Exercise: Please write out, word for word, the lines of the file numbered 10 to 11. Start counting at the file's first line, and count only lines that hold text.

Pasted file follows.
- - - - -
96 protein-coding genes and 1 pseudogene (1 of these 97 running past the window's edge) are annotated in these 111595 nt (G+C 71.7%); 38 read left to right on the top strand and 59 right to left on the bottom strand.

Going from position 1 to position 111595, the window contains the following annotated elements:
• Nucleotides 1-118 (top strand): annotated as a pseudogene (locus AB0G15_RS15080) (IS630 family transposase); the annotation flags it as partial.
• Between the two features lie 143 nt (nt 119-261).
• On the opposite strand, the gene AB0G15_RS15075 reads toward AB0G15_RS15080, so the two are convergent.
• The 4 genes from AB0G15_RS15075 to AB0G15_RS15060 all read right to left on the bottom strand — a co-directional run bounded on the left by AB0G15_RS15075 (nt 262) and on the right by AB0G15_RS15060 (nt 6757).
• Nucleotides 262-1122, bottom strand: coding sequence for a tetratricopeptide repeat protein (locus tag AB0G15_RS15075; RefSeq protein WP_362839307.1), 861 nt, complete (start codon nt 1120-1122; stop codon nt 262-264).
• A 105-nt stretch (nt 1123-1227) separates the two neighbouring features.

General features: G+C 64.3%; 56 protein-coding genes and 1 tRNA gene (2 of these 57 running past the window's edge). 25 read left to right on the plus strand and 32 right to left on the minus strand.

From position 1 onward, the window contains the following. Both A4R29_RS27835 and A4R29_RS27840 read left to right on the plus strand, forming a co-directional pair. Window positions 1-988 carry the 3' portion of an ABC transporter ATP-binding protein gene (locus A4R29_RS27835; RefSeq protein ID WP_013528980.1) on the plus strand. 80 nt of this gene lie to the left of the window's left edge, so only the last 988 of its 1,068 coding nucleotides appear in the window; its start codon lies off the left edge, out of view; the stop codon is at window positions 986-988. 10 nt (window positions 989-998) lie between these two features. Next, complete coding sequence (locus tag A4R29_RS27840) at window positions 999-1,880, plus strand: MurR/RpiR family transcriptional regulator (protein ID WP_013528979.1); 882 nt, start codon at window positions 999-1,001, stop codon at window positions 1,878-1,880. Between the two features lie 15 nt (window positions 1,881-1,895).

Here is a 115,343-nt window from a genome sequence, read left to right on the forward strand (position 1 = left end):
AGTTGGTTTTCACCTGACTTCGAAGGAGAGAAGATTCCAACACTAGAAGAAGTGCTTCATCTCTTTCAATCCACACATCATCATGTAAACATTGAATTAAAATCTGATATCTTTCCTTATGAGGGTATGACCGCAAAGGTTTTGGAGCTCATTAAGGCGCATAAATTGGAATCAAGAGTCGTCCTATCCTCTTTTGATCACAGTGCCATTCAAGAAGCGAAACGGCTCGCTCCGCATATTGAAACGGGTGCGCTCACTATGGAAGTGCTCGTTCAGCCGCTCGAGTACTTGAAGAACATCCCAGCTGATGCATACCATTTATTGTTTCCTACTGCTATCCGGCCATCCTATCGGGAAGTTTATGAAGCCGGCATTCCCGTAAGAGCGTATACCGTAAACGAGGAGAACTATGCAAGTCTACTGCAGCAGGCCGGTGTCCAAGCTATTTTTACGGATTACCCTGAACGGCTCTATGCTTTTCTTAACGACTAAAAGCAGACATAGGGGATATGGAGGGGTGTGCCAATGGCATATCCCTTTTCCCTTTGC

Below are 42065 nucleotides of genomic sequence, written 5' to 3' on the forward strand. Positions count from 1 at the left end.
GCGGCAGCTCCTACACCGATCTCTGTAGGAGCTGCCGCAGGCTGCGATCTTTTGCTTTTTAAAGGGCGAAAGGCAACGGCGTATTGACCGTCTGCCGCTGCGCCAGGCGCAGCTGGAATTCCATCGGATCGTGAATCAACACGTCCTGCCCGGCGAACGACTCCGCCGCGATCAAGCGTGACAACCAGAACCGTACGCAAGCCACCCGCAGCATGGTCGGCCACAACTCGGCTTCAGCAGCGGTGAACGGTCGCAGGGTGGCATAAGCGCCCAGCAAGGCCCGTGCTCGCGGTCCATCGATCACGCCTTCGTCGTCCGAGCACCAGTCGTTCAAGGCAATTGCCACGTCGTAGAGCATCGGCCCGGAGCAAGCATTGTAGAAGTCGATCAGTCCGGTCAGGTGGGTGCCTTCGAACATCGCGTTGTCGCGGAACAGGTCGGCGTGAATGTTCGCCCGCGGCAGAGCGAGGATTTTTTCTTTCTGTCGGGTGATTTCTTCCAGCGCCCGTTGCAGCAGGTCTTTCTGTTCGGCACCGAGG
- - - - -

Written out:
From position 1 onward, the window contains the following. Both A4R29_RS27835 and A4R29_RS27840 read left to right on the plus strand, forming a co-directional pair. Window positions 1-988 carry the 3' portion of an ABC transporter ATP-binding protein gene (locus A4R29_RS27835; RefSeq protein ID WP_013528980.1) on the plus strand. 80 nt of this gene lie to the left of the window's left edge, so only the last 988 of its 1,068 coding nucleotides appear in the window; its start codon lies off the left edge, out of view; the stop codon is at window positions 986-988. 10 nt (window positions 989-998) lie between these two features. Next, complete coding sequence (locus tag A4R29_RS27840) at window positions 999-1,880, plus strand: MurR/RpiR family transcriptional regulator (protein ID WP_013528979.1); 882 nt, start codon at window positions 999-1,001, stop codon at window positions 1,878-1,880. Between the two features lie 15 nt (window positions 1,881-1,895).

Here is a 115,343-nt window from a genome sequence, read left to right on the forward strand (position 1 = left end):